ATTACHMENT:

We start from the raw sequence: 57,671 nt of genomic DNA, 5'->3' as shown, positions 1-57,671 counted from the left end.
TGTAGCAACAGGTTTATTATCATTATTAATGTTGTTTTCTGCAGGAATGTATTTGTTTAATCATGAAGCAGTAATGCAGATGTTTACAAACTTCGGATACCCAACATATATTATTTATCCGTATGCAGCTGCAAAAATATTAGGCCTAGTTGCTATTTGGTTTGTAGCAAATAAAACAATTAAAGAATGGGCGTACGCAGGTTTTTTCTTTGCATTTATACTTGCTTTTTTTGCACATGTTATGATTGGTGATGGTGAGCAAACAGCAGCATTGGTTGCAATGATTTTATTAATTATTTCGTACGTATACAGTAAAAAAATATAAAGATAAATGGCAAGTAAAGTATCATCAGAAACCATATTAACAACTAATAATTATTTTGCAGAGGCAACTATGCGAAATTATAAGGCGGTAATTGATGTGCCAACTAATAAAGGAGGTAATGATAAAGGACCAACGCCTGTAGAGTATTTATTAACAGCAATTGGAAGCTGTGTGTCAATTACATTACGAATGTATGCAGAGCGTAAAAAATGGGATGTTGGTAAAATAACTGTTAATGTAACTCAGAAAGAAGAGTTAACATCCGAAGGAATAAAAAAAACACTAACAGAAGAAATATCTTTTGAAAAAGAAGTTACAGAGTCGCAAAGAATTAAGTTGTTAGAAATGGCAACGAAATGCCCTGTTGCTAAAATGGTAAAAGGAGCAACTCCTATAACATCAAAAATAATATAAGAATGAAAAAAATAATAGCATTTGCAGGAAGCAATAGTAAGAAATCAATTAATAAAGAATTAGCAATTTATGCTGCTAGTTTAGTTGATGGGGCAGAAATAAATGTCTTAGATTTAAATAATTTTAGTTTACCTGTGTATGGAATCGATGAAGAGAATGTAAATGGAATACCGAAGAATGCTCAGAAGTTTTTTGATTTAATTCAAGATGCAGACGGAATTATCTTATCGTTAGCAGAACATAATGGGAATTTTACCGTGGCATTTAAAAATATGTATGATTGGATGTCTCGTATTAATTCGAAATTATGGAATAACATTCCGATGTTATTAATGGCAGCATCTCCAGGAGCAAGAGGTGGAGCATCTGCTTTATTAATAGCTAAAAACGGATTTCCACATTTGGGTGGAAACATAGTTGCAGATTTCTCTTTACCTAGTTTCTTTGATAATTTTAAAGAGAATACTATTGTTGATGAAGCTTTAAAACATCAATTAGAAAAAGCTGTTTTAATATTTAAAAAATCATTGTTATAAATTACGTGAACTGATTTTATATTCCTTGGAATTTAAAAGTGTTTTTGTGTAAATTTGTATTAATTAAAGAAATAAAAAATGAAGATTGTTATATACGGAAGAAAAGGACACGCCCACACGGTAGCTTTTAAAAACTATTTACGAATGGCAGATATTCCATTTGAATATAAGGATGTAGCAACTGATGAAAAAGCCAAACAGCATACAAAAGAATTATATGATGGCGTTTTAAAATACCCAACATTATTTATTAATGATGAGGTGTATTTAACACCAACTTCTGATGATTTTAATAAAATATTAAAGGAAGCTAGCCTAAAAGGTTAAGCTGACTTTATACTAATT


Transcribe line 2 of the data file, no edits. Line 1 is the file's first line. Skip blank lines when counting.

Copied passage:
TGTAGCAACAGGTTTATTATCATTATTAATGTTGTTTTCTGCAGGAATGTATTTGTTTAATCATGAAGCAGTAATGCAGATGTTTACAAACTTCGGATACCCAACATATATTATTTATCCGTATGCAGCTGCAAAAATATTAGGCCTAGTTGCTATTTGGTTTGTAGCAAATAAAACAATTAAAGAATGGGCGTACGCAGGTTTTTTCTTTGCATTTATACTTGCTTTTTTTGCACATGTTATGATTGGTGATGGTGAGCAAACAGCAGCATTGGTTGCAATGATTTTATTAATTATTTCGTACGTATACAGTAAAAAAATATAAAGATAAATGGCAAGTAAAGTATCATCAGAAACCATATTAACAACTAATAATTATTTTGCAGAGGCAACTATGCGAAATTATAAGGCGGTAATTGATGTGCCAACTAATAAAGGAGGTAATGATAAAGGACCAACGCCTGTAGAGTATTTATTAACAGCAATTGGAAGCTGTGTGTCAATTACATTACGAATGTATGCAGAGCGTAAAAAATGGGATGTTGGTAAAATAACTGTTAATGTAACTCAGAAAGAAGAGTTAACATCCGAAGGAATAAAAAAAACACTAACAGAAGAAATATCTTTTGAAAAAGAAGTTACAGAGTCGCAAAGAATTAAGTTGTTAGAAATGGCAACGAAATGCCCTGTTGCTAAAATGGTAAAAGGAGCAACTCCTATAACATCAAAAATAATATAAGAATGAAAAAAATAATAGCATTTGCAGGAAGCAATAGTAAGAAATCAATTAATAAAGAATTAGCAATTTATGCTGCTAGTTTAGTTGATGGGGCAGAAATAAATGTCTTAGATTTAAATAATTTTAGTTTACCTGTGTATGGAATCGATGAAGAGAATGTAAATGGAATACCGAAGAATGCTCAGAAGTTTTTTGATTTAATTCAAGATGCAGACGGAATTATCTTATCGTTAGCAGAACATAATGGGAATTTTACCGTGGCATTTAAAAATATGTATGATTGGATGTCTCGTATTAATTCGAAATTATGGAATAACATTCCGATGTTATTAATGGCAGCATCTCCAGGAGCAAGAGGTGGAGCATCTGCTTTATTAATAGCTAAAAACGGATTTCCACATTTGGGTGGAAACATAGTTGCAGATTTCTCTTTACCTAGTTTCTTTGATAATTTTAAAGAGAATACTATTGTTGATGAAGCTTTAAAACATCAATTAGAAAAAGCTGTTTTAATATTTAAAAAATCATTGTTATAAATTACGTGAACTGATTTTATATTCCTTGGAATTTAAAAGTGTTTTTGTGTAAATTTGTATTAATTAAAGAAATAAAAAATGAAGATTGTTATATACGGAAGAAAAGGACACGCCCACACGGTAGCTTTTAAAAACTATTTACGAATGGCAGATATTCCATTTGAATATAAGGATGTAGCAACTGATGAAAAAGCCAAACAGCATACAAAAGAATTATATGATGGCGTTTTAAAATACCCAACATTATTTATTAATGATGAGGTGTATTTAACACCAACTTCTGATGATTTTAATAAAATATTAAAGGAAGCTAGCCTAAAAGGTTAAGCTGACTTTATACTAATT